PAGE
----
REVELATION: Drug-Coated Balloon Is Non-Inferior to Drug-Eluting Stent in Terms of Functional Outcome by 9 Months In Patients with STEMI
A randomized controlled trial led by Dr. Nicola Vos published in JACC: Cardiovascular Interventions showed that a treatment strategy involving the use of a drug-coated balloon (DCB) was non-inferior to drug-eluting stents (DES) for patients with ST-elevation myocardial infarction (STEMI) who undergo primary percutaneous coronary intervention (PCI). The data here suggest that using DCB could be both safe and feasible.
New Study Involving 95,000 Stents Shows Outcomes of Bioabsorbable Polymer Drug-Eluting Stents Not Better than Permanent Drug-Eluting Stents in Reducing Stent Thrombosis and Restenosis
In a study published in the European Heart Journal, Dr. Sergio Buccheri showed that patients with bioabsorbable polymer drug-eluting stents (BP-DES) did not have a better outcome when compared to patients who receive permanent polymers (PP-DES) during percutaneous coronary intervention (PCI).
COAPT Trial: Transcatheter Mitral Valve Repair Leads to Early and Sustained Health Improvements in Patients with Secondary Mitral Regurgitation
A study led by Dr. Suzanne Arnold published in the Journal of American College of Cardiology showed that in patients with heart failure secondary to mitral regurgitation, transcatheter mitral valve repair resulted in early and sustained health status improvement compared with medical therapy alone.
PARTNER 3 Trial: Lower Risk of Death, Stroke and Rehospitalization in Patients with Severe Aortic Stenosis and Low Surgical Risk Treated with TAVR
A randomized controlled trial led by Dr. M.J. Mack, published in the New England Journal of Medicine, showed that in patients with severe aortic stenosis and a low surgical risk, treatment with transcatheter aortic valve replacement (TAVR) with a balloon expandable valve was associated with a lower risk of stroke, death or rehospitalization by 1 year when compared to surgery.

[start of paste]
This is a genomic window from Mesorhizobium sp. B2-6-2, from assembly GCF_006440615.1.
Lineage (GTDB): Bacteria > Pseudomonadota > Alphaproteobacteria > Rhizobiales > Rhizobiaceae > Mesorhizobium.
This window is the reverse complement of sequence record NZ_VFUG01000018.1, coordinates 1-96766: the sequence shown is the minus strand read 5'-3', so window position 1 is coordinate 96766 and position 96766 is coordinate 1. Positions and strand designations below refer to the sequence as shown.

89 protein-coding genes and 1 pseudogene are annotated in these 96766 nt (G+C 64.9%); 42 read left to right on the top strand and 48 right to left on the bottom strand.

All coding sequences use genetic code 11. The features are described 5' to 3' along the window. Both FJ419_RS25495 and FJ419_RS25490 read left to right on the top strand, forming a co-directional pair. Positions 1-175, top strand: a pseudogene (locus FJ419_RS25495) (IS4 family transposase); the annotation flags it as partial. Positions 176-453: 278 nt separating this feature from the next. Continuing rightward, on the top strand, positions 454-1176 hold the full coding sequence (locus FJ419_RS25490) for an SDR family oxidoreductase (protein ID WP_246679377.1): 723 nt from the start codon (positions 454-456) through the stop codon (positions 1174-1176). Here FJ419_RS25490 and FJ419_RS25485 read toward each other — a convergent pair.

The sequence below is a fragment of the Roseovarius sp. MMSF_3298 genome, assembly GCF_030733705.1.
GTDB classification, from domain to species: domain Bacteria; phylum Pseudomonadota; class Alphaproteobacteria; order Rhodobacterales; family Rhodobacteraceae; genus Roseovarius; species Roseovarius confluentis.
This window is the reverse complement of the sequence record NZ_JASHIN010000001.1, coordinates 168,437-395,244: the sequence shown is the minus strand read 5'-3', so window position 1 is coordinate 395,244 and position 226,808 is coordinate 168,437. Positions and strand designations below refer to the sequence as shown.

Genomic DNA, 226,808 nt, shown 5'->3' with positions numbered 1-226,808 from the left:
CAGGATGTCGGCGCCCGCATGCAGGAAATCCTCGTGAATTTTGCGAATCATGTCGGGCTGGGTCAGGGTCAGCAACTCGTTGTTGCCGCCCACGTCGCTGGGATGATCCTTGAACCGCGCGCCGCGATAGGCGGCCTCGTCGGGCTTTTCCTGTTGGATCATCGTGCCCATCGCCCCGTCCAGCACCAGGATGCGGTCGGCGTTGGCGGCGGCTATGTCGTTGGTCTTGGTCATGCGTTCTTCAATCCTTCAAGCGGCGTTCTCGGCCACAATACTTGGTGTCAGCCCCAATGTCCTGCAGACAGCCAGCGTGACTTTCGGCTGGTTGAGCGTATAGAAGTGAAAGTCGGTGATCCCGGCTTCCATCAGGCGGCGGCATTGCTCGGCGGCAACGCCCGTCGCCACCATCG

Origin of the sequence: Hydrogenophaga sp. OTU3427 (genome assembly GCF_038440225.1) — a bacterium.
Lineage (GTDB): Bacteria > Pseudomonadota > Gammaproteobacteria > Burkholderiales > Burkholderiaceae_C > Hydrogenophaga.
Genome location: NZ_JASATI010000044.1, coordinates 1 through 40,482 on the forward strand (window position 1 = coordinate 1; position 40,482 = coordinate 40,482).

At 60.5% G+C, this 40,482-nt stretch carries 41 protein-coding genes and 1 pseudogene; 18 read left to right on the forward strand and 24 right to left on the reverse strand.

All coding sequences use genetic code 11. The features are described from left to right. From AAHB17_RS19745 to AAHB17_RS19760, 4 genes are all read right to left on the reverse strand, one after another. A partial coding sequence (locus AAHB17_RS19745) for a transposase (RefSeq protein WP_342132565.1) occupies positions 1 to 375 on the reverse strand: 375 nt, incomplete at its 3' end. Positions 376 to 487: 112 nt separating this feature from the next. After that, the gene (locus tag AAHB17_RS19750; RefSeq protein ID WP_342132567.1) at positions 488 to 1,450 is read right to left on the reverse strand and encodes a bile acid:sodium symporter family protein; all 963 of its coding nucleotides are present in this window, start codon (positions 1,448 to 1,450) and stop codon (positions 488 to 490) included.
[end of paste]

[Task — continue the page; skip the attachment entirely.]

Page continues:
VANISH Trial: 3 Year Follow Up Data Shows No Difference in Myocardial Blood Perfusion With Bioresorbable Stents Compared to Drug-Eluting Stents After Sympathetic Stimulation
A clinical trial led by Dr. Wijnand J. Stuijfzand published in JACC Cardiovascular Interventions showed that when compared to drug-eluting stents, bioresorbable everolimus-eluting stents (BVS) did not lead to improved myocardial blood flow after sympathetic stimulation.
Recently Released Joint Statement Proposes New Model of Care for Patients with Valvular Heart Disease
A joint report that proposes an integrated model of care for patients with valvular heart disease (VHD) was recently released by the American Association for Thoracic Surgery (AATS), American College of Cardiology (ACC), American Society of Echocardiography (ASE), Society for Cardiovascular Angiography and Interventions (SCAI) and Society of Thoracic Surgeons (STS). This collaboration was published with the aim of optimizing the care received by patients with VHD.
Depression Is Associated with More Severe Angina and Dyspnea in Patients with Chronic Total Occlusion
A study led by Dr. Robert Yeh that was published in JACC: Cardiovascular Interventions showed that in the setting of chronic total occlusion (CTO), patients with depression had more significant angina before percutaneous coronary intervention (PCI). However, these patients also had a greater improvement in health status after PCI.